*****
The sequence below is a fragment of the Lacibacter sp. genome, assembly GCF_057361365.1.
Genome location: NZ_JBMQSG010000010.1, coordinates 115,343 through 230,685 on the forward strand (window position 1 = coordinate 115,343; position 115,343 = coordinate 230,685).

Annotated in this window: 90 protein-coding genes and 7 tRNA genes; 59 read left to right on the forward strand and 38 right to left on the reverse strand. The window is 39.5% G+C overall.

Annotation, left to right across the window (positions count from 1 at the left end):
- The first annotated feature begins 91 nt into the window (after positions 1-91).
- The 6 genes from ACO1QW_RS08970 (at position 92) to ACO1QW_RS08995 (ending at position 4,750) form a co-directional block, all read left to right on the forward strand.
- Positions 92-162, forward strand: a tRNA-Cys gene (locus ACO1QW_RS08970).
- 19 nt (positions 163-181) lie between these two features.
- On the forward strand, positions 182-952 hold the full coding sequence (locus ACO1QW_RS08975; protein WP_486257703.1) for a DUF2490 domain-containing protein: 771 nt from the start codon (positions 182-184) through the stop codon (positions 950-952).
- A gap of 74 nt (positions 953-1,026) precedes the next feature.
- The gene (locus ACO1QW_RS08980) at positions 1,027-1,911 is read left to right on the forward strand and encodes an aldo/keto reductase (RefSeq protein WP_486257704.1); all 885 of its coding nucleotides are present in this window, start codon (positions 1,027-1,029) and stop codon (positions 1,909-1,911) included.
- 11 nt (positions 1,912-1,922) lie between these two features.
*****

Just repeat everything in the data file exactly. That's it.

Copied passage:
The sequence below is a fragment of the Lacibacter sp. genome, assembly GCF_057361365.1.
Genome location: NZ_JBMQSG010000010.1, coordinates 115,343 through 230,685 on the forward strand (window position 1 = coordinate 115,343; position 115,343 = coordinate 230,685).

Annotated in this window: 90 protein-coding genes and 7 tRNA genes; 59 read left to right on the forward strand and 38 right to left on the reverse strand. The window is 39.5% G+C overall.

Annotation, left to right across the window (positions count from 1 at the left end):
- The first annotated feature begins 91 nt into the window (after positions 1-91).
- The 6 genes from ACO1QW_RS08970 (at position 92) to ACO1QW_RS08995 (ending at position 4,750) form a co-directional block, all read left to right on the forward strand.
- Positions 92-162, forward strand: a tRNA-Cys gene (locus ACO1QW_RS08970).
- 19 nt (positions 163-181) lie between these two features.
- On the forward strand, positions 182-952 hold the full coding sequence (locus ACO1QW_RS08975; protein WP_486257703.1) for a DUF2490 domain-containing protein: 771 nt from the start codon (positions 182-184) through the stop codon (positions 950-952).
- A gap of 74 nt (positions 953-1,026) precedes the next feature.
- The gene (locus ACO1QW_RS08980) at positions 1,027-1,911 is read left to right on the forward strand and encodes an aldo/keto reductase (RefSeq protein WP_486257704.1); all 885 of its coding nucleotides are present in this window, start codon (positions 1,027-1,029) and stop codon (positions 1,909-1,911) included.
- 11 nt (positions 1,912-1,922) lie between these two features.